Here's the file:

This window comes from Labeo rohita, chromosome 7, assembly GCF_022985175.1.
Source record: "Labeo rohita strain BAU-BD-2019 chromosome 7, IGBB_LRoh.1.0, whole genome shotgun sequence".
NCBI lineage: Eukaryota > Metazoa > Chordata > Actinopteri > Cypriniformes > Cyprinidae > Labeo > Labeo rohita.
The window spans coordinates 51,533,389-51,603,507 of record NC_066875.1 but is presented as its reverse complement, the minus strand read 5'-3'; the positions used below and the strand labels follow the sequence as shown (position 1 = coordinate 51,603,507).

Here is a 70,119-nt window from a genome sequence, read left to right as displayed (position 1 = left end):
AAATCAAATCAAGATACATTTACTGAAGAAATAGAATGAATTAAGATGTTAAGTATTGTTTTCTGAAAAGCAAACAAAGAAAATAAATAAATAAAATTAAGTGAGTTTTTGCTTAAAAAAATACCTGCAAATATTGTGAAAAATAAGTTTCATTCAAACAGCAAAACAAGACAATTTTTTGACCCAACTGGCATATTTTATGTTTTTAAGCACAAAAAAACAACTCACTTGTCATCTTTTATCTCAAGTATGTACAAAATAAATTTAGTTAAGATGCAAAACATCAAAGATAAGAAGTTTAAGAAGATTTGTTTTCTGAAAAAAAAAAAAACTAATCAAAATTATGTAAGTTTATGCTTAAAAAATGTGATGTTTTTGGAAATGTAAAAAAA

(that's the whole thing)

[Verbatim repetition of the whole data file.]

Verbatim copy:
This window comes from Labeo rohita, chromosome 7, assembly GCF_022985175.1.
Source record: "Labeo rohita strain BAU-BD-2019 chromosome 7, IGBB_LRoh.1.0, whole genome shotgun sequence".
NCBI lineage: Eukaryota > Metazoa > Chordata > Actinopteri > Cypriniformes > Cyprinidae > Labeo > Labeo rohita.
The window spans coordinates 51,533,389-51,603,507 of record NC_066875.1 but is presented as its reverse complement, the minus strand read 5'-3'; the positions used below and the strand labels follow the sequence as shown (position 1 = coordinate 51,603,507).

Here is a 70,119-nt window from a genome sequence, read left to right as displayed (position 1 = left end):
AAATCAAATCAAGATACATTTACTGAAGAAATAGAATGAATTAAGATGTTAAGTATTGTTTTCTGAAAAGCAAACAAAGAAAATAAATAAATAAAATTAAGTGAGTTTTTGCTTAAAAAAATACCTGCAAATATTGTGAAAAATAAGTTTCATTCAAACAGCAAAACAAGACAATTTTTTGACCCAACTGGCATATTTTATGTTTTTAAGCACAAAAAAACAACTCACTTGTCATCTTTTATCTCAAGTATGTACAAAATAAATTTAGTTAAGATGCAAAACATCAAAGATAAGAAGTTTAAGAAGATTTGTTTTCTGAAAAAAAAAAAAACTAATCAAAATTATGTAAGTTTATGCTTAAAAAATGTGATGTTTTTGGAAATGTAAAAAAA